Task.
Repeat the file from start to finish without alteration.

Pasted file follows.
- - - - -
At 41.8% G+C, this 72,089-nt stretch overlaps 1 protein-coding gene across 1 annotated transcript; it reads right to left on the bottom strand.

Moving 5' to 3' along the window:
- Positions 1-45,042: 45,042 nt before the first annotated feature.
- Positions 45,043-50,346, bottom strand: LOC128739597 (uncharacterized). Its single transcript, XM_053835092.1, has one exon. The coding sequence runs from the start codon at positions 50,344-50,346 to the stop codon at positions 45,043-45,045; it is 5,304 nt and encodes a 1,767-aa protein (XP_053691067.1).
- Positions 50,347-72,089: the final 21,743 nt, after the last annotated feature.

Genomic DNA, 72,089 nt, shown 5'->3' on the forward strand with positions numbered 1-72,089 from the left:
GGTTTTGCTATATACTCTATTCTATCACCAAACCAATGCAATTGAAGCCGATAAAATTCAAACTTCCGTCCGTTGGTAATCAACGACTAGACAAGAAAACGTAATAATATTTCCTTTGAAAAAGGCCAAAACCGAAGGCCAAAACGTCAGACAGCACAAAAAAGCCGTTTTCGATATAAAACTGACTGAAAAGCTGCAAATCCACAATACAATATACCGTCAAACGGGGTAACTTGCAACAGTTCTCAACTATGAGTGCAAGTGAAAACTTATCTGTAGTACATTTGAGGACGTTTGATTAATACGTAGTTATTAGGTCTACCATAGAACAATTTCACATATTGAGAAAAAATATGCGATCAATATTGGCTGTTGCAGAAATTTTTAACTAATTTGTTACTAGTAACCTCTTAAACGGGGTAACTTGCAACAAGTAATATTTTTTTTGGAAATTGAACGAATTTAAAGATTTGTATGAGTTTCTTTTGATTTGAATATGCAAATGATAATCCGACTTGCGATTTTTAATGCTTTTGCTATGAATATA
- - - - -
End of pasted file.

At 41.8% G+C, this 72,089-nt stretch overlaps 1 protein-coding gene across 1 annotated transcript; it reads right to left on the bottom strand.

Moving 5' to 3' along the window:
- Positions 1-45,042: 45,042 nt before the first annotated feature.
- Positions 45,043-50,346, bottom strand: LOC128739597 (uncharacterized). Its single transcript, XM_053835092.1, has one exon. The coding sequence runs from the start codon at positions 50,344-50,346 to the stop codon at positions 45,043-45,045; it is 5,304 nt and encodes a 1,767-aa protein (XP_053691067.1).
- Positions 50,347-72,089: the final 21,743 nt, after the last annotated feature.

Genomic DNA, 72,089 nt, shown 5'->3' on the forward strand with positions numbered 1-72,089 from the left:
GGTTTTGCTATATACTCTATTCTATCACCAAACCAATGCAATTGAAGCCGATAAAATTCAAACTTCCGTCCGTTGGTAATCAACGACTAGACAAGAAAACGTAATAATATTTCCTTTGAAAAAGGCCAAAACCGAAGGCCAAAACGTCAGACAGCACAAAAAAGCCGTTTTCGATATAAAACTGACTGAAAAGCTGCAAATCCACAATACAATATACCGTCAAACGGGGTAACTTGCAACAGTTCTCAACTATGAGTGCAAGTGAAAACTTATCTGTAGTACATTTGAGGACGTTTGATTAATACGTAGTTATTAGGTCTACCATAGAACAATTTCACATATTGAGAAAAAATATGCGATCAATATTGGCTGTTGCAGAAATTTTTAACTAATTTGTTACTAGTAACCTCTTAAACGGGGTAACTTGCAACAAGTAATATTTTTTTTGGAAATTGAACGAATTTAAAGATTTGTATGAGTTTCTTTTGATTTGAATATGCAAATGATAATCCGACTTGCGATTTTTAATGCTTTTGCTATGAATATA